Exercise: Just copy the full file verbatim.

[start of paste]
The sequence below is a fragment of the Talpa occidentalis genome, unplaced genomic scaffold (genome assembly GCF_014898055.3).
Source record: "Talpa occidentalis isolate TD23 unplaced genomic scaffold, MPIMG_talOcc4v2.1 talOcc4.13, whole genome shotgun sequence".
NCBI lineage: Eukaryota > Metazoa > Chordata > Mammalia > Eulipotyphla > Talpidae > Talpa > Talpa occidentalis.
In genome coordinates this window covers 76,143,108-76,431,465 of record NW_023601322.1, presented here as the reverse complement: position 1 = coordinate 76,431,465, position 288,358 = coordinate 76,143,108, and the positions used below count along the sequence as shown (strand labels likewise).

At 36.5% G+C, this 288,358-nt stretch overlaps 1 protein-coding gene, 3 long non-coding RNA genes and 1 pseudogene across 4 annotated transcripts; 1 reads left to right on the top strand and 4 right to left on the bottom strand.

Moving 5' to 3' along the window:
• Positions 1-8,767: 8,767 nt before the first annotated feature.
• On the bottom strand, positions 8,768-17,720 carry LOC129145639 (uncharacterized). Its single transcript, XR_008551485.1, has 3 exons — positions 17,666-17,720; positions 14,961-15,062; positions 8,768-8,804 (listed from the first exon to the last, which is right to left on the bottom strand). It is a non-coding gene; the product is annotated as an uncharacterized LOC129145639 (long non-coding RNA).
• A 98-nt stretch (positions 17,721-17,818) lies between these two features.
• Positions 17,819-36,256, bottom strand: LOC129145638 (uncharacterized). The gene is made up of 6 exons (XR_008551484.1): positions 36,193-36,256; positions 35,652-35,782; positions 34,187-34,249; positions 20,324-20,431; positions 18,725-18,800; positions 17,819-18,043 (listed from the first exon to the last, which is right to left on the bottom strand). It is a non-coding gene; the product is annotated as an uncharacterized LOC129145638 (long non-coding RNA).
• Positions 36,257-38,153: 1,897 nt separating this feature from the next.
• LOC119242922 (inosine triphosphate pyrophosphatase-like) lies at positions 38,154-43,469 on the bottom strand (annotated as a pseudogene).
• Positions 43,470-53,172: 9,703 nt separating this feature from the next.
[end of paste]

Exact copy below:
The sequence below is a fragment of the Talpa occidentalis genome, unplaced genomic scaffold (genome assembly GCF_014898055.3).
Source record: "Talpa occidentalis isolate TD23 unplaced genomic scaffold, MPIMG_talOcc4v2.1 talOcc4.13, whole genome shotgun sequence".
NCBI lineage: Eukaryota > Metazoa > Chordata > Mammalia > Eulipotyphla > Talpidae > Talpa > Talpa occidentalis.
In genome coordinates this window covers 76,143,108-76,431,465 of record NW_023601322.1, presented here as the reverse complement: position 1 = coordinate 76,431,465, position 288,358 = coordinate 76,143,108, and the positions used below count along the sequence as shown (strand labels likewise).

At 36.5% G+C, this 288,358-nt stretch overlaps 1 protein-coding gene, 3 long non-coding RNA genes and 1 pseudogene across 4 annotated transcripts; 1 reads left to right on the top strand and 4 right to left on the bottom strand.

Moving 5' to 3' along the window:
• Positions 1-8,767: 8,767 nt before the first annotated feature.
• On the bottom strand, positions 8,768-17,720 carry LOC129145639 (uncharacterized). Its single transcript, XR_008551485.1, has 3 exons — positions 17,666-17,720; positions 14,961-15,062; positions 8,768-8,804 (listed from the first exon to the last, which is right to left on the bottom strand). It is a non-coding gene; the product is annotated as an uncharacterized LOC129145639 (long non-coding RNA).
• A 98-nt stretch (positions 17,721-17,818) lies between these two features.
• Positions 17,819-36,256, bottom strand: LOC129145638 (uncharacterized). The gene is made up of 6 exons (XR_008551484.1): positions 36,193-36,256; positions 35,652-35,782; positions 34,187-34,249; positions 20,324-20,431; positions 18,725-18,800; positions 17,819-18,043 (listed from the first exon to the last, which is right to left on the bottom strand). It is a non-coding gene; the product is annotated as an uncharacterized LOC129145638 (long non-coding RNA).
• Positions 36,257-38,153: 1,897 nt separating this feature from the next.
• LOC119242922 (inosine triphosphate pyrophosphatase-like) lies at positions 38,154-43,469 on the bottom strand (annotated as a pseudogene).
• Positions 43,470-53,172: 9,703 nt separating this feature from the next.